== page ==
The Stochastic Behavior of Commodity Prices: Implications for Valuation and Hedging



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    • Anderson Graduate School of Management, University of California Los Angeles. This article was prepared for the Presidential Address of the American Finance Association meetings in New Orleans, January 1997. I thank Richard Roll, Alan Kraus, Ernest Greenwood, and Kristian Miltersen for suggestions and Olivier Ledoit, Piet de Jong and Julian Franks for helpful discussions. I especially thank Michael Brennan, not only for his comments on this article, but for 25 years of inspiration, advice, and friendship. Part of this research was done while I was a visiting scholar at the University of British Columbia during the summer of 1996.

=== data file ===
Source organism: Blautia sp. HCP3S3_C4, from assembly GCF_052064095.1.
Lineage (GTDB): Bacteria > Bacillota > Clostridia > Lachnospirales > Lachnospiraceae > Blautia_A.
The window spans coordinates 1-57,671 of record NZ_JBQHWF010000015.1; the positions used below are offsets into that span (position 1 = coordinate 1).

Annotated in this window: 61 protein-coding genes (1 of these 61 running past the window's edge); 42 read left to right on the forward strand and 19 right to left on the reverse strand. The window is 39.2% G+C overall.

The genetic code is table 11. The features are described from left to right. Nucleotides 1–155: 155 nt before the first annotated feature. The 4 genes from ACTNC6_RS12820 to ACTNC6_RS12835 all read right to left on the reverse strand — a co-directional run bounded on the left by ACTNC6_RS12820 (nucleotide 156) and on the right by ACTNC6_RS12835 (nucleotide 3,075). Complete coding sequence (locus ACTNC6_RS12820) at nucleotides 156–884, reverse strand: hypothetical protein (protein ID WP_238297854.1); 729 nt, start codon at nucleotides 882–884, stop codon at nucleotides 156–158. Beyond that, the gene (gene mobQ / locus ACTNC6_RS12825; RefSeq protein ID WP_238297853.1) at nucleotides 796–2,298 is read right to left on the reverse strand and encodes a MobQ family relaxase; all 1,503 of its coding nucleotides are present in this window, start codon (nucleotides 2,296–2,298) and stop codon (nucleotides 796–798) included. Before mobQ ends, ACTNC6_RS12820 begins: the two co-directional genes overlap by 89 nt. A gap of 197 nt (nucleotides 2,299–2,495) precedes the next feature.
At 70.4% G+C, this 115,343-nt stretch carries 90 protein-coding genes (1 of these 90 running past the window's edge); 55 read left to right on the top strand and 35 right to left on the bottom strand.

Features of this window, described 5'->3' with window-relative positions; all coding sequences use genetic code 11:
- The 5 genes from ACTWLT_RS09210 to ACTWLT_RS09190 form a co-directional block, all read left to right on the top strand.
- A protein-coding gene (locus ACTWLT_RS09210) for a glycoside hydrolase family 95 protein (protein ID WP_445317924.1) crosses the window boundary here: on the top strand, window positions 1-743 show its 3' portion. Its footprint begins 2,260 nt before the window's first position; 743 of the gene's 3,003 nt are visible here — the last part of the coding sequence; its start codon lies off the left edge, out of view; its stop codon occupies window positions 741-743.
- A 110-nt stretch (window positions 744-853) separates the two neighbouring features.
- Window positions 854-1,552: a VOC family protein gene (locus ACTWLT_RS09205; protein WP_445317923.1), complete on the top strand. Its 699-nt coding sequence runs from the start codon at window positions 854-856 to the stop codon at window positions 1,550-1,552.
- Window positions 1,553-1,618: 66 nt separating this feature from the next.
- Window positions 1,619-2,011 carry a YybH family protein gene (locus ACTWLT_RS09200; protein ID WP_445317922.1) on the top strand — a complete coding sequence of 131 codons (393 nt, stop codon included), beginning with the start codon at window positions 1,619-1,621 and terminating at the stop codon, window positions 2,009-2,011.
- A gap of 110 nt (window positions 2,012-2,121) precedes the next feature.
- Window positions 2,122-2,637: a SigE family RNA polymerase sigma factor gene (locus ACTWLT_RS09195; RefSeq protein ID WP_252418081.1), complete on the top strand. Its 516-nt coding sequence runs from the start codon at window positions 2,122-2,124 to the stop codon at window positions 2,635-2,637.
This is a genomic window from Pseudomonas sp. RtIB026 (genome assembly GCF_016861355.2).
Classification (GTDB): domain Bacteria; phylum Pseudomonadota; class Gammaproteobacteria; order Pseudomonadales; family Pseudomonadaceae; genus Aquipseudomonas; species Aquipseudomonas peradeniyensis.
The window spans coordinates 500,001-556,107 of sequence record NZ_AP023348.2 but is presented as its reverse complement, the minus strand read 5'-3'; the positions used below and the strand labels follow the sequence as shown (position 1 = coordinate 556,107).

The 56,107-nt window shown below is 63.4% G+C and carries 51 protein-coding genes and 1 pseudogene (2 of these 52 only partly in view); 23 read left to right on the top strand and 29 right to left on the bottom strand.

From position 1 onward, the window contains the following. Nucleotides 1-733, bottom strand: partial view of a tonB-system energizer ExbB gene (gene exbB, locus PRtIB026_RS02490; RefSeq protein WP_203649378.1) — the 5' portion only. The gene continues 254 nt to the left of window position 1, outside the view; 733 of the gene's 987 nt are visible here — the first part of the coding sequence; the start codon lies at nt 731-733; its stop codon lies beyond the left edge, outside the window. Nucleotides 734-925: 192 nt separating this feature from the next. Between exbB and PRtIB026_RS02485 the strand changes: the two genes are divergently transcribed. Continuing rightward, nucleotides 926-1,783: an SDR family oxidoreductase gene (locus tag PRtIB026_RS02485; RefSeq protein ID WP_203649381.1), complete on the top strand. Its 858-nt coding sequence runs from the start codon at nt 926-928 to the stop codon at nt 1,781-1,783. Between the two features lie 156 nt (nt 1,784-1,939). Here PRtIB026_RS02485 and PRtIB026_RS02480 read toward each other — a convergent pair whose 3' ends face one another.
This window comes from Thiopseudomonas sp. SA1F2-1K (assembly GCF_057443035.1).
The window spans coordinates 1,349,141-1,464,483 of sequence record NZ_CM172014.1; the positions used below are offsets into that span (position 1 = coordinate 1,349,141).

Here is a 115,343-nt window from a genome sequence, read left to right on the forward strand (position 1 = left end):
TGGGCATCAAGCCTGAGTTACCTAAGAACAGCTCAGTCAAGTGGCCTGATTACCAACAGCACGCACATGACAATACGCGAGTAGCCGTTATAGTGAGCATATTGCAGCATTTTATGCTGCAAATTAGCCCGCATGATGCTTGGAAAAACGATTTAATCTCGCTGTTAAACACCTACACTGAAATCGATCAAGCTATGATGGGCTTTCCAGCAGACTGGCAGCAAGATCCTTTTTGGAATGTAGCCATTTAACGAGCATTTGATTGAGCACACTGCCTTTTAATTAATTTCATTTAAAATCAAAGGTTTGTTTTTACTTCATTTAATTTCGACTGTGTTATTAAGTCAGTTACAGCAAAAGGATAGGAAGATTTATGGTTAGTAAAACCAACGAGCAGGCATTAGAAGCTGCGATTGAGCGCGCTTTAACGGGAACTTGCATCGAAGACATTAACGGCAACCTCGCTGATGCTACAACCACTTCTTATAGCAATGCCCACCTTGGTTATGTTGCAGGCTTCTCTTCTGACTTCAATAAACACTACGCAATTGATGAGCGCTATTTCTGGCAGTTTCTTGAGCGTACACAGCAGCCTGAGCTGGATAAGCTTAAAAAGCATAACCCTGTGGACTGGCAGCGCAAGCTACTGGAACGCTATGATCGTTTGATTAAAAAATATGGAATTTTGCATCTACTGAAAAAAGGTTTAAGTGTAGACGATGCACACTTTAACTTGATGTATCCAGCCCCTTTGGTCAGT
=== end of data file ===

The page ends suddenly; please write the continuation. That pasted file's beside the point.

In this article we compare three models of the stochastic behavior of commodity prices that take into account mean reversion, in terms of their ability to price existing futures contracts, and their implication with respect to the valuation of other financial and real assets. The first model is a simple one-factor model in which the logarithm of the spot price of the commodity is assumed to follow a mean reverting process. The second model takes into account a second stochastic factor, the convenience yield of the commodity, which is assumed to follow a mean reverting process. Finally, the third model also includes stochastic interest rates. The Kalman filter methodology is used to estimate the parameters of the three models for two commercial commodities, copper and oil, and one precious metal, gold. The analysis reveals strong mean reversion in the commercial commodity prices. Using the estimated parameters, we analyze the implications of the models for the term structure of futures prices and volatilities beyond the observed contracts, and for hedging contracts for future delivery. Finally, we analyze the implications of the models for capital budgeting decisions.